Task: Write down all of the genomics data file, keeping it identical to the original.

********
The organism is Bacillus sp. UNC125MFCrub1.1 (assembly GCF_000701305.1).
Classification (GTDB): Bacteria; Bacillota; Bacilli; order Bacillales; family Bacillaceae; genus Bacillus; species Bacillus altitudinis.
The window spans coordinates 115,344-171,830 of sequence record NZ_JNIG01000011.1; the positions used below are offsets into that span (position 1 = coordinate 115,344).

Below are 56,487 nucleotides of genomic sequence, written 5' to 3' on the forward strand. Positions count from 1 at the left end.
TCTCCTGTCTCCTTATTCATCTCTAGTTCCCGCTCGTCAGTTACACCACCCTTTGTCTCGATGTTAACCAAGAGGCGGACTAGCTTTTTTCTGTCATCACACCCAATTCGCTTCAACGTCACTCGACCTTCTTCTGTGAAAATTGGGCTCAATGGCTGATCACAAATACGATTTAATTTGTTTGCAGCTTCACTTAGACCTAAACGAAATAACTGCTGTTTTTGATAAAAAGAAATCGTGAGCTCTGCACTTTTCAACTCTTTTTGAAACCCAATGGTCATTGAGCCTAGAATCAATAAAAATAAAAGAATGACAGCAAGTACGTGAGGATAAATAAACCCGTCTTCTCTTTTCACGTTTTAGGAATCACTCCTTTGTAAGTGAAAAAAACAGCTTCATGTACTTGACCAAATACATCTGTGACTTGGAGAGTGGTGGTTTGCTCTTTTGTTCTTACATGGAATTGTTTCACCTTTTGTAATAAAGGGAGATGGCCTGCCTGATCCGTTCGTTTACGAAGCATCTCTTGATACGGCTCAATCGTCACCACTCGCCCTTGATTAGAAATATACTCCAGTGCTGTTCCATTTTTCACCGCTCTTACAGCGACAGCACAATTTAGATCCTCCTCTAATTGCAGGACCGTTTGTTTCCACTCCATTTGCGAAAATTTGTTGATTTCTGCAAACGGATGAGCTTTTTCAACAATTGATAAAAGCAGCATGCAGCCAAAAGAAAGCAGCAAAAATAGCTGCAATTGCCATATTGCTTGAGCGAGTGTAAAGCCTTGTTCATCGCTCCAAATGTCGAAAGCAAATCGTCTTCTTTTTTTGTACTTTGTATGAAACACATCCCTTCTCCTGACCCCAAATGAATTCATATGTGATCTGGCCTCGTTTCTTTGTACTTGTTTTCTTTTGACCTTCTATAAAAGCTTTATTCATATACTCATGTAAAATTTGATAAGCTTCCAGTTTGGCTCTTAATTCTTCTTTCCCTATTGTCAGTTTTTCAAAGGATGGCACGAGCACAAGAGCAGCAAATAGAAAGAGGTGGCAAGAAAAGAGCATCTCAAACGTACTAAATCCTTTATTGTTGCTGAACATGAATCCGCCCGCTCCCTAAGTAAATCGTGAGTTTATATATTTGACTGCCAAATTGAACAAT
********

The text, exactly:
The organism is Bacillus sp. UNC125MFCrub1.1 (assembly GCF_000701305.1).
Classification (GTDB): Bacteria; Bacillota; Bacilli; order Bacillales; family Bacillaceae; genus Bacillus; species Bacillus altitudinis.
The window spans coordinates 115,344-171,830 of sequence record NZ_JNIG01000011.1; the positions used below are offsets into that span (position 1 = coordinate 115,344).

Below are 56,487 nucleotides of genomic sequence, written 5' to 3' on the forward strand. Positions count from 1 at the left end.
TCTCCTGTCTCCTTATTCATCTCTAGTTCCCGCTCGTCAGTTACACCACCCTTTGTCTCGATGTTAACCAAGAGGCGGACTAGCTTTTTTCTGTCATCACACCCAATTCGCTTCAACGTCACTCGACCTTCTTCTGTGAAAATTGGGCTCAATGGCTGATCACAAATACGATTTAATTTGTTTGCAGCTTCACTTAGACCTAAACGAAATAACTGCTGTTTTTGATAAAAAGAAATCGTGAGCTCTGCACTTTTCAACTCTTTTTGAAACCCAATGGTCATTGAGCCTAGAATCAATAAAAATAAAAGAATGACAGCAAGTACGTGAGGATAAATAAACCCGTCTTCTCTTTTCACGTTTTAGGAATCACTCCTTTGTAAGTGAAAAAAACAGCTTCATGTACTTGACCAAATACATCTGTGACTTGGAGAGTGGTGGTTTGCTCTTTTGTTCTTACATGGAATTGTTTCACCTTTTGTAATAAAGGGAGATGGCCTGCCTGATCCGTTCGTTTACGAAGCATCTCTTGATACGGCTCAATCGTCACCACTCGCCCTTGATTAGAAATATACTCCAGTGCTGTTCCATTTTTCACCGCTCTTACAGCGACAGCACAATTTAGATCCTCCTCTAATTGCAGGACCGTTTGTTTCCACTCCATTTGCGAAAATTTGTTGATTTCTGCAAACGGATGAGCTTTTTCAACAATTGATAAAAGCAGCATGCAGCCAAAAGAAAGCAGCAAAAATAGCTGCAATTGCCATATTGCTTGAGCGAGTGTAAAGCCTTGTTCATCGCTCCAAATGTCGAAAGCAAATCGTCTTCTTTTTTTGTACTTTGTATGAAACACATCCCTTCTCCTGACCCCAAATGAATTCATATGTGATCTGGCCTCGTTTCTTTGTACTTGTTTTCTTTTGACCTTCTATAAAAGCTTTATTCATATACTCATGTAAAATTTGATAAGCTTCCAGTTTGGCTCTTAATTCTTCTTTCCCTATTGTCAGTTTTTCAAAGGATGGCACGAGCACAAGAGCAGCAAATAGAAAGAGGTGGCAAGAAAAGAGCATCTCAAACGTACTAAATCCTTTATTGTTGCTGAACATGAATCCGCCCGCTCCCTAAGTAAATCGTGAGTTTATATATTTGACTGCCAAATTGAACAAT